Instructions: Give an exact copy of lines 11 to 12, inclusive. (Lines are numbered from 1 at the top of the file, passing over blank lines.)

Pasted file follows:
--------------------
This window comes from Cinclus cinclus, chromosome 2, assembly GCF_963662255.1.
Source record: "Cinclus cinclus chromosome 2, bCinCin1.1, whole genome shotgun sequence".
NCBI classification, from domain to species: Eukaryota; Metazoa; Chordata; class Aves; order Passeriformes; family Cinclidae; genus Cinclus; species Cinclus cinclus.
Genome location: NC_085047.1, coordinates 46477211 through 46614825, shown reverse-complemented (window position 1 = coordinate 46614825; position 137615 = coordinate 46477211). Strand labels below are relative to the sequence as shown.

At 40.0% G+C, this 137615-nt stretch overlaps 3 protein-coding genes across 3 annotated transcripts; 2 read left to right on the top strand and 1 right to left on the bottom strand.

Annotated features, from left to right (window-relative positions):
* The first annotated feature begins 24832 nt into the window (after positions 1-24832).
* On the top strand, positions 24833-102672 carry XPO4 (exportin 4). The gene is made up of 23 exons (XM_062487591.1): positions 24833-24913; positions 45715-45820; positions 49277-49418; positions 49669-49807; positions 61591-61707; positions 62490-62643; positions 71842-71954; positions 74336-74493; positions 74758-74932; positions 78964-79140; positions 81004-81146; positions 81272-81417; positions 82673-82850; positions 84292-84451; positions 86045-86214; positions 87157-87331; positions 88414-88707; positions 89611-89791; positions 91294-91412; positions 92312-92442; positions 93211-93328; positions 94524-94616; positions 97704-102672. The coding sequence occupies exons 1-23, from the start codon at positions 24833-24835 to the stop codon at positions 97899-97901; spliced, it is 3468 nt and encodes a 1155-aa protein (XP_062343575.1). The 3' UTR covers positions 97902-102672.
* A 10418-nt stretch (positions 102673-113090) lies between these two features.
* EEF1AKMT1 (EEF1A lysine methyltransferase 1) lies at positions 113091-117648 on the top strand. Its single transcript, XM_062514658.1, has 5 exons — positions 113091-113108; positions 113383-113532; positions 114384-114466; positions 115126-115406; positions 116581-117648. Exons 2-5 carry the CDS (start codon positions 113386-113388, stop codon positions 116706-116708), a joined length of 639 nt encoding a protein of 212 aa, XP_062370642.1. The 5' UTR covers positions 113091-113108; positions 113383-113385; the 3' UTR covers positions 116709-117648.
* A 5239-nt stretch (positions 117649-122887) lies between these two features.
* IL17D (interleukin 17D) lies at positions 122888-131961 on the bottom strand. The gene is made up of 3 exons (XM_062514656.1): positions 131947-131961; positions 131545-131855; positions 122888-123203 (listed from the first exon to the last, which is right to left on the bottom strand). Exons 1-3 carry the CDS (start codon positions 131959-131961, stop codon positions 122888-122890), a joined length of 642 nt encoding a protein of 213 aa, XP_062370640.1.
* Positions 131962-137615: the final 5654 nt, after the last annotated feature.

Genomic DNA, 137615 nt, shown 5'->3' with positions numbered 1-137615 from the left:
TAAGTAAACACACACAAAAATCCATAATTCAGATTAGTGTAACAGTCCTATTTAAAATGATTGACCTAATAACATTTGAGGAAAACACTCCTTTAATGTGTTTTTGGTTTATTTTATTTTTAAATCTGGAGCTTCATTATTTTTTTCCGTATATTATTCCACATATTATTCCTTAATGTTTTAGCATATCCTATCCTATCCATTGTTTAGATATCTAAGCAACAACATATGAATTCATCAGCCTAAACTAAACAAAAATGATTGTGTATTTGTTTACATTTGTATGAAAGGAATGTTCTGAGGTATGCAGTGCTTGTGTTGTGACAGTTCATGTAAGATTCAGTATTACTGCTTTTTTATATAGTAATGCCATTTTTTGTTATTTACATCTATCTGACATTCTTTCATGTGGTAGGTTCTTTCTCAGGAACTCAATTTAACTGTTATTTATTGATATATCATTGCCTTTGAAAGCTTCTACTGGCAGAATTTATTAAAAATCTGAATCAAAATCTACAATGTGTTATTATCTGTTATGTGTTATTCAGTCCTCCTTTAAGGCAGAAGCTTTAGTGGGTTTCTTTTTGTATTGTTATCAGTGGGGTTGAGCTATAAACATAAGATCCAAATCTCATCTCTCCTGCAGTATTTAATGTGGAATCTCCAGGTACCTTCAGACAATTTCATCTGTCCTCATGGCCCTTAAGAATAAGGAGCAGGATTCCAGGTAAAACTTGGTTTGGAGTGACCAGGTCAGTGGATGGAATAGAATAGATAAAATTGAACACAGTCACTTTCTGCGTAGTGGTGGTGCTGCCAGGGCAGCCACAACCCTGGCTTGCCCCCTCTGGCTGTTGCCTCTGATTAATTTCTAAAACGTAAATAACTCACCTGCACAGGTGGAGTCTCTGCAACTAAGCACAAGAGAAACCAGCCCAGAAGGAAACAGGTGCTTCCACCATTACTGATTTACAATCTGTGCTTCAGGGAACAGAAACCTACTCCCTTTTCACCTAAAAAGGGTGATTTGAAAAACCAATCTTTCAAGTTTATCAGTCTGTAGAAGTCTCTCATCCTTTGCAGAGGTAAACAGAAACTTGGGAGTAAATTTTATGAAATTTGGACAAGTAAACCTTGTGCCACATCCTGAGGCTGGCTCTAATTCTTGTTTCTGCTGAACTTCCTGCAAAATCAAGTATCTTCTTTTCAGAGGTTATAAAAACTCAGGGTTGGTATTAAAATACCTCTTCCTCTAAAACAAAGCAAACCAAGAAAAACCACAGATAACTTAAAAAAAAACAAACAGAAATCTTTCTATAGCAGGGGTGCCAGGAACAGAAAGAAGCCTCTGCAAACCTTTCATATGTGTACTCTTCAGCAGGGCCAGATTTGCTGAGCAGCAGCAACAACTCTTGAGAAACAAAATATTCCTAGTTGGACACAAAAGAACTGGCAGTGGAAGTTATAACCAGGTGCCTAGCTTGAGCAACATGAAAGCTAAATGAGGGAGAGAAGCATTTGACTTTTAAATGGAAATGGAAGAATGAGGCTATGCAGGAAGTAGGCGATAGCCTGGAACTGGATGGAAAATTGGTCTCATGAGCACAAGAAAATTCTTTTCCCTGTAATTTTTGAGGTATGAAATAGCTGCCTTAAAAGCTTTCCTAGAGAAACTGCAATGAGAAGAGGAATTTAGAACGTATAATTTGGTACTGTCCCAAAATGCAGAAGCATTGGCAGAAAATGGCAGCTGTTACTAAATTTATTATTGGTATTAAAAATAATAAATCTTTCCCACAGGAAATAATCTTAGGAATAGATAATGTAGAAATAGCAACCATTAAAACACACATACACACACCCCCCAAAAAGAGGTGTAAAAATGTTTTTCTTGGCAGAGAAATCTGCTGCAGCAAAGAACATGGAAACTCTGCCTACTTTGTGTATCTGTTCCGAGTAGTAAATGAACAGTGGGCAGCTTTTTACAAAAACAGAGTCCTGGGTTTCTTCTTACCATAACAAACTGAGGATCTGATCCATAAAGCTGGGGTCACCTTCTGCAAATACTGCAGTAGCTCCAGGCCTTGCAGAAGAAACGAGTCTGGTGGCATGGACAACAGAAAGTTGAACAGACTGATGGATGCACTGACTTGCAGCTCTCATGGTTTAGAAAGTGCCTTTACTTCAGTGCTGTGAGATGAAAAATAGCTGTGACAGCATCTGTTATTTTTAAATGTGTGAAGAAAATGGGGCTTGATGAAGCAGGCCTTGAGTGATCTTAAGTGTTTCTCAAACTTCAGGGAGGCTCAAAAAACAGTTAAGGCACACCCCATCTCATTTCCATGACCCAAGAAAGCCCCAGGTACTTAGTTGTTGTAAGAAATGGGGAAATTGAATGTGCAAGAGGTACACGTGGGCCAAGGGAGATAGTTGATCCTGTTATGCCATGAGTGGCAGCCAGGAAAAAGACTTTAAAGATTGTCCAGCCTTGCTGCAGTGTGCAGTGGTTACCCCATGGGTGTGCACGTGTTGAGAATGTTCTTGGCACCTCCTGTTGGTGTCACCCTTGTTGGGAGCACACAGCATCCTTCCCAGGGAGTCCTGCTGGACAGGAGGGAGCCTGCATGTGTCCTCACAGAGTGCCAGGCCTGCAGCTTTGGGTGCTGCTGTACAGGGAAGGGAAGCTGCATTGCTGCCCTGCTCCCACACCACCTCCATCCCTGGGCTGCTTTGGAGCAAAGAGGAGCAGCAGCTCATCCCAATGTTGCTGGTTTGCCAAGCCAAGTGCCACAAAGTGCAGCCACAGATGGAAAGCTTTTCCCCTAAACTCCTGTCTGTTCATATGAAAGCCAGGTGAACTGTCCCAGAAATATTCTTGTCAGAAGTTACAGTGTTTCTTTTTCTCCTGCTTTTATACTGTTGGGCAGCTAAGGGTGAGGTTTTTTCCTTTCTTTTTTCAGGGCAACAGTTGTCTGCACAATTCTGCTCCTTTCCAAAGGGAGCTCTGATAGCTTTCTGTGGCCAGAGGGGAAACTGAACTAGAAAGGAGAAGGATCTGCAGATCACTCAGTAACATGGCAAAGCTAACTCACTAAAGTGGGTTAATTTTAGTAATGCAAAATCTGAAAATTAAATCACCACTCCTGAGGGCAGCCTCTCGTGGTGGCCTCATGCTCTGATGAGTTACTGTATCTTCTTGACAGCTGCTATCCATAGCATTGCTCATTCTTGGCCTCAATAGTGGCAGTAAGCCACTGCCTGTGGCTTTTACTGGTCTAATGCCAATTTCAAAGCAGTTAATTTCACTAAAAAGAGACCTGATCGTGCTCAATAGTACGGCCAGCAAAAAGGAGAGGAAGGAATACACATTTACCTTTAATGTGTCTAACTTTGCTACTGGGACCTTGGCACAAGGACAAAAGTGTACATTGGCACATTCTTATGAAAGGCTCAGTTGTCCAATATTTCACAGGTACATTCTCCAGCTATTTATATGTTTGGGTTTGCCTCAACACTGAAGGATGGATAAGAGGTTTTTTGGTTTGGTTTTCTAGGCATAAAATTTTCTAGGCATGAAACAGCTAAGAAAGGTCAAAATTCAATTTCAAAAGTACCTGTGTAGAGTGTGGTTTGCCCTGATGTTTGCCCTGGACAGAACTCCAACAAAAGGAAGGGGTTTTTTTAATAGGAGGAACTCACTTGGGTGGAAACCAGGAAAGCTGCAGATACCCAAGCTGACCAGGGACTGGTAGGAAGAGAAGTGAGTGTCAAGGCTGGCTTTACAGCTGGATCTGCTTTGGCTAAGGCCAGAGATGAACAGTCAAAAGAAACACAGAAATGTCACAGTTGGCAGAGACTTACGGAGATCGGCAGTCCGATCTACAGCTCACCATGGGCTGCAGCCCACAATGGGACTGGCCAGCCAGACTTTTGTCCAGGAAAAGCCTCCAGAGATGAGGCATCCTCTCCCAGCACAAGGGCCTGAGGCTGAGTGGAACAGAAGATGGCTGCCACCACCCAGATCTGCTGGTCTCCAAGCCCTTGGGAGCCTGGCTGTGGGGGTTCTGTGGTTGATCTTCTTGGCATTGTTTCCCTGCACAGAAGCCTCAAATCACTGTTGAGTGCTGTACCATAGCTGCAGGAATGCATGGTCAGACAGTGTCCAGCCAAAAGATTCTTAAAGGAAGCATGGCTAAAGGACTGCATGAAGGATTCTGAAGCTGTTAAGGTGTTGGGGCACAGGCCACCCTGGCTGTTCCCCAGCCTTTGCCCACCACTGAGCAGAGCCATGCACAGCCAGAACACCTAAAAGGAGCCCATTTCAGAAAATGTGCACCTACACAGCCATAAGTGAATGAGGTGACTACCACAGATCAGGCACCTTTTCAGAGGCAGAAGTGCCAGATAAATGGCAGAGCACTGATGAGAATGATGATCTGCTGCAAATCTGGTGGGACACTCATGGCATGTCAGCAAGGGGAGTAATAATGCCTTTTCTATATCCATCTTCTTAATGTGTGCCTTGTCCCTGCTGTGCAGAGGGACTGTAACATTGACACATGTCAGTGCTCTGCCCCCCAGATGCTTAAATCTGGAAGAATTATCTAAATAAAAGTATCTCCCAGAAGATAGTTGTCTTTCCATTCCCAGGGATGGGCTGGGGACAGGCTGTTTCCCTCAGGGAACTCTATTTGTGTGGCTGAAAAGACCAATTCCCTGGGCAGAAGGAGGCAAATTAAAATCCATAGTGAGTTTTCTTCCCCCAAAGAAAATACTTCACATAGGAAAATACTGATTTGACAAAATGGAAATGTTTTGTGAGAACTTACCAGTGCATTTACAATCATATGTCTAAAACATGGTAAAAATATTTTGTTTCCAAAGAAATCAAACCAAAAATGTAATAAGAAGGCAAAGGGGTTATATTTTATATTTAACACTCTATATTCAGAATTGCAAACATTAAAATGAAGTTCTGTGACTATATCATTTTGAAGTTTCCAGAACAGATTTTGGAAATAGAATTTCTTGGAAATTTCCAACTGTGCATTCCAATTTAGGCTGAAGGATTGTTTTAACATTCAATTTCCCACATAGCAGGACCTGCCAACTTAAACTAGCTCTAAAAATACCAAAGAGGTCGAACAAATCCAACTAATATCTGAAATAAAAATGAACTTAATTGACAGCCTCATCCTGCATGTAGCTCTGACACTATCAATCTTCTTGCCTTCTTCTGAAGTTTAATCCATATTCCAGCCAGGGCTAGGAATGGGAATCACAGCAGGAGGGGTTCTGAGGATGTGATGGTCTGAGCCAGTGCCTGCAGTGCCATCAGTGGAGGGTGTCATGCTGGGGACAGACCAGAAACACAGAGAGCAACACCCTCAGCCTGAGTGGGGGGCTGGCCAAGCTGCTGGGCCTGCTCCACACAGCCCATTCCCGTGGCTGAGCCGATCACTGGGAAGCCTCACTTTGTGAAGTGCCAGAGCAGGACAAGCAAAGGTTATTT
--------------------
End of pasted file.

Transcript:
* A 5239-nt stretch (positions 117649-122887) lies between these two features.
* IL17D (interleukin 17D) lies at positions 122888-131961 on the bottom strand. The gene is made up of 3 exons (XM_062514656.1): positions 131947-131961; positions 131545-131855; positions 122888-123203 (listed from the first exon to the last, which is right to left on the bottom strand). Exons 1-3 carry the CDS (start codon positions 131959-131961, stop codon positions 122888-122890), a joined length of 642 nt encoding a protein of 213 aa, XP_062370640.1.